First Things is published by The Institute on Religion and Public Life, an interreligious, nonpartisan research and education institute whose purpose is to advance a religiously informed public philosophy for the ordering of society.
Editor: R.R. Reno
In December Peter Berger wrote a brief reflection on Archbishop Justin Welby’s inviting four members of the Catholic Charismatic community Chemin Neuf to live and pray at Lambeth Palace. His reflection was based on a story in The Tablet. For Berger, this development was a pleasant surprise and represented a kind of invasion by global Pentecostalism into the heart of Anglicanism. I have a strong appreciation for Berger’s sympathetic interest in the dynamics and spread of Pentecostalism, which he uses as a short hand for the entire Pentecostal and charismatic movement. As I have said before, Pentecostals need friends like Berger who combine sensitivity with constructive dialogue.
Having said that, from my vantage point the event at Lambeth was neither an invasion nor surprising. It was, instead, a natural extension of a growing charismatic movement within the Church of England. In some ways, it could be seen as the fruition of a relationship between Pentecostals and Anglicans forged in 1907 when the Anglican vicar Alexander Boddy invited Thomas B. Barratt to speak at his parish, All Saints’ Church in Sunderland just outside of Newcastle upon Tyne in the north of England. Boddy had already been impacted by the Welsh Revival (1904-1905) and the preceding conventions at Keswick. Barratt, on the other hand, was a Methodist who had experienced a Pentecostal-type Spirit baptism through the Azusa Street Revival (1906-1909). From Barratt’s ministry, Boddy had his own Pentecostal experience. Beginning in 1908, he sponsored annual Whitsundtide Conferences at All Saints’, which became the epicenter of early Pentecostalism in England. He also began publishing Confidence, a periodical that served as the voice of British Pentecostalism.
I have often thought it significant that in the first issues of Confidence Boddy and others were drawing on Anglicans like J. S. Howson, Dean of Chester Cathedral until his death in 1885, to connect tongues as a seal and sign with ecstasy. Howson was also a supporter of women, arguing for the restoration of the female diaconate in his The Diaconate of Women in the Anglican Church. From the outset, British Pentecostalism had a kind of evangelical Anglican flavor to it seasoned with a touch of the mystical streams that also fed Anglo-Catholicism. One wonders what would be different if Keswick writers like Jessie Penn-Lewis and G. Campbell Morgan had not attacked Pentecostalism as a false mysticism, which Penn-Lewis went on to compare with Sufism, a mystical branch of Islam, because she saw similar bodily movements among the adherents of both groups.
In my view, Pentecostalism is nothing less than a modern version of Christian mysticism. Its twin emphases of sanctification and the charismatic mirror the monastic movement from penance to ecstatic union. This is part of why it is both misunderstood by evangelicals, receives much traction in Catholicism and Anglicanism, and has been a doorway for many low-church believers to become Anglican, Orthodox, or Catholic. It is also why Pentecostalism as a movement constantly experiences the tension between its mystical and evangelical DNA. If evangelical revivalism is its father, Christian mysticism is its mother.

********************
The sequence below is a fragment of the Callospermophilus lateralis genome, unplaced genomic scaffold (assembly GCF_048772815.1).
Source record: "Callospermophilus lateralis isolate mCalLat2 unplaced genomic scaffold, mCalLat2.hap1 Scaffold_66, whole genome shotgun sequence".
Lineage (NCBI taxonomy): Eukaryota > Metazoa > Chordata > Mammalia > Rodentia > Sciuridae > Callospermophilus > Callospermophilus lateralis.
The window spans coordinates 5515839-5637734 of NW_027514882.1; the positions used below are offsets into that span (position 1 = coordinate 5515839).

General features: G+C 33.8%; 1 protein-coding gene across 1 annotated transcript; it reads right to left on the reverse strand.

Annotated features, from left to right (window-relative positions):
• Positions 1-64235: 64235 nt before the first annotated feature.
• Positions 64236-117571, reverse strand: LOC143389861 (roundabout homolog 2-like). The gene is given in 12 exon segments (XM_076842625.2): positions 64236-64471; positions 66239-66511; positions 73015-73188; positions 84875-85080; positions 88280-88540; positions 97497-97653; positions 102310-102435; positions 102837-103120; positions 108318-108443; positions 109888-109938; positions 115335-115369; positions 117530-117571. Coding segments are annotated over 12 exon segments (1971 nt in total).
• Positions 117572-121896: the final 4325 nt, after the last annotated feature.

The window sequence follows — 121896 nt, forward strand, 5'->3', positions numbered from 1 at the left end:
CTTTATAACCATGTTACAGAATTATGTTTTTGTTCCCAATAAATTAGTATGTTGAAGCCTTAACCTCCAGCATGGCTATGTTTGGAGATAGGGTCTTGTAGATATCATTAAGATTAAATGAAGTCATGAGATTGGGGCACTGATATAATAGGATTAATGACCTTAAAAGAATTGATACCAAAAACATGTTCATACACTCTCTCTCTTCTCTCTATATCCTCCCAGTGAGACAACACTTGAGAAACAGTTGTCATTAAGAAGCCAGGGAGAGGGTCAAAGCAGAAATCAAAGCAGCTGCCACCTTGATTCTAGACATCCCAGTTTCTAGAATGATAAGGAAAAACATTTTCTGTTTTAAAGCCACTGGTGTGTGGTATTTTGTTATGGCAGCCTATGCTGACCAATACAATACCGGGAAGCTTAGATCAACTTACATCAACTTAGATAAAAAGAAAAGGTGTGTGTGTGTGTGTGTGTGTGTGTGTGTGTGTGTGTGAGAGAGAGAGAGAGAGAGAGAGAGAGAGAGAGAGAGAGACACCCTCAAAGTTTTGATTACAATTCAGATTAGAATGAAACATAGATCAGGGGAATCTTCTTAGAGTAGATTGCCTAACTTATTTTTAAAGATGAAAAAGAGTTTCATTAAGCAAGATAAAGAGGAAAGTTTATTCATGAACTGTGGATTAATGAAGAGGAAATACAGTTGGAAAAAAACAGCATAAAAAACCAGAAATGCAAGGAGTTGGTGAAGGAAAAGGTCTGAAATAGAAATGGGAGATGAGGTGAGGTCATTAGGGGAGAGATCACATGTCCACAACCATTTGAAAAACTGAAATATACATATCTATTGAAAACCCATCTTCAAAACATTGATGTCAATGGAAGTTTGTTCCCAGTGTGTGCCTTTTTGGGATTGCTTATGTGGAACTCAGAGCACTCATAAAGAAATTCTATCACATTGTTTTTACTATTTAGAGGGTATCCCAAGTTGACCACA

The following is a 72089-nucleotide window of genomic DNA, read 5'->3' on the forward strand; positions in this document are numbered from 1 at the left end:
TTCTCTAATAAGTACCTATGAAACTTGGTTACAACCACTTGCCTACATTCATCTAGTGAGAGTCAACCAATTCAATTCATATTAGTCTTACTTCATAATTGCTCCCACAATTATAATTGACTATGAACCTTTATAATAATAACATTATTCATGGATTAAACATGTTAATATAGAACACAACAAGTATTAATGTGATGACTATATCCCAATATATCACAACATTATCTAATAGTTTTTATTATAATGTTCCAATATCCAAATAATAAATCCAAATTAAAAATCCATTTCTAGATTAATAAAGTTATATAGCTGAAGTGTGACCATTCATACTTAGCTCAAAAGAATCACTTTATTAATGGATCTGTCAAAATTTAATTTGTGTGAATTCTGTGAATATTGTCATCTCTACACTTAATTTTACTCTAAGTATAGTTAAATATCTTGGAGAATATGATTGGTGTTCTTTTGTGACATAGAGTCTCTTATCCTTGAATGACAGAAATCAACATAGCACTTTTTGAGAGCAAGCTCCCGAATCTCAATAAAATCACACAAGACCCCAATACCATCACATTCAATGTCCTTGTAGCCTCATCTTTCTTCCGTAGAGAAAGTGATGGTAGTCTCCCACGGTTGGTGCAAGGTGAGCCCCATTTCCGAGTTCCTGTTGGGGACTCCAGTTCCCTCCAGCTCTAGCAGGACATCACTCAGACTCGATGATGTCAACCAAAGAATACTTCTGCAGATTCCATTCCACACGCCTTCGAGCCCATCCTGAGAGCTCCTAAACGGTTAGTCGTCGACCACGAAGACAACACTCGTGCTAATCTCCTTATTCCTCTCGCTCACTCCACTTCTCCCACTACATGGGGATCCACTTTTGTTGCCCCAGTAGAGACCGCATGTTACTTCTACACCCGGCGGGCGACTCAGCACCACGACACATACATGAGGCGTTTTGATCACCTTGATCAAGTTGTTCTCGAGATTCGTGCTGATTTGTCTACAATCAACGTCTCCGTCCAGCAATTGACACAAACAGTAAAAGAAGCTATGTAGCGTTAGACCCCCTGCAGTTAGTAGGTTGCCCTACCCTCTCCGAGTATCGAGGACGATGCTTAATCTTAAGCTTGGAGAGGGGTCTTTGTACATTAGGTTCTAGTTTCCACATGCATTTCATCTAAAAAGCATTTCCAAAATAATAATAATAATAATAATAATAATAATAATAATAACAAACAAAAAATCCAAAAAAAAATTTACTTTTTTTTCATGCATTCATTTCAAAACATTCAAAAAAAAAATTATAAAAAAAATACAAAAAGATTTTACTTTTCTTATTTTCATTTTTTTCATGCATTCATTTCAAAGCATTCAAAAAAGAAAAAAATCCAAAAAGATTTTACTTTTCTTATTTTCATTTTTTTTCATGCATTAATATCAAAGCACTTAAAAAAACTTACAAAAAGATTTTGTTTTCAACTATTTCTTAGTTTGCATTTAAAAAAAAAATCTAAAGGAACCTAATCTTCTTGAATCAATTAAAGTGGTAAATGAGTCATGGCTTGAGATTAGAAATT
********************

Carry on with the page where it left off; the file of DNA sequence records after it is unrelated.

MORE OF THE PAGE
These connections become apparent in the story of Michael Harper who introduced the charismatic movement into Anglicanism in 1962 after he had experienced Spirit baptism while curate at All Souls, Langham Place whose rector, John Stott, most will know. This was two short years after the Episcopal priest Dennis Bennett declared to his congregation St. Mark’s Episcopal Church that he had spoken in tongues. Harper became the director of the Fountain Trust in 1964, which was important in facilitating the charismatic movement’s emergence in the CoE. Eventually Harper became an Antiochian Orthodox priest and remained so until his death. Thomas Smail, a Church of Scotland minister who became Anglican, took over the directorship of the Fountain Trust after Harper resigned. Smail was a key Charismatic theologian who studied under Karl Barth and whose Giving Gift is an important contribution to the doctrine of the Spirit. The Fountain Trust officially closed in 1980, but it had made a mark on the Anglican landscape. In some respects, the ministry of The Fountain Trust continues through organizations like ReSource, which is Anglican, but attempts to foster renewal across Christian traditions in England.
Just one year after the closure of the Fountain Trust, David Pytches invited John Wimber to come to his church, St. Andrew’s, Chorleywood. Pytches had witnessed renewal when he was bishop of Chile, Bolivia, and Peru and he wanted to bring it to his church in England. Wimber introduced a strong emphasis on healing, the power of the Spirit, and a theology of the kingdom of God so characteristic of the early Vineyard. As a result of this encounter, Pytches began New Wine, which is an organization that promotes spiritual renewal across a number of churches. New Wine has become a network of churches, including Anglican, Baptist, and other denominations.
From these kinds of events the charismatic movement in Anglicanism continued to grow through the 1980s and 1990s. I personally experienced its vibrancy when I was at Oxford in the 90s. One person I heard speak was Graham Cray, a charismatic Anglican who was then principal of Ridley Hall, a theological college at Cambridge University. Cray has since become bishop of Maidstone and currently directs the Fresh Expressions team appointed by the Archbishops of Canterbury and York.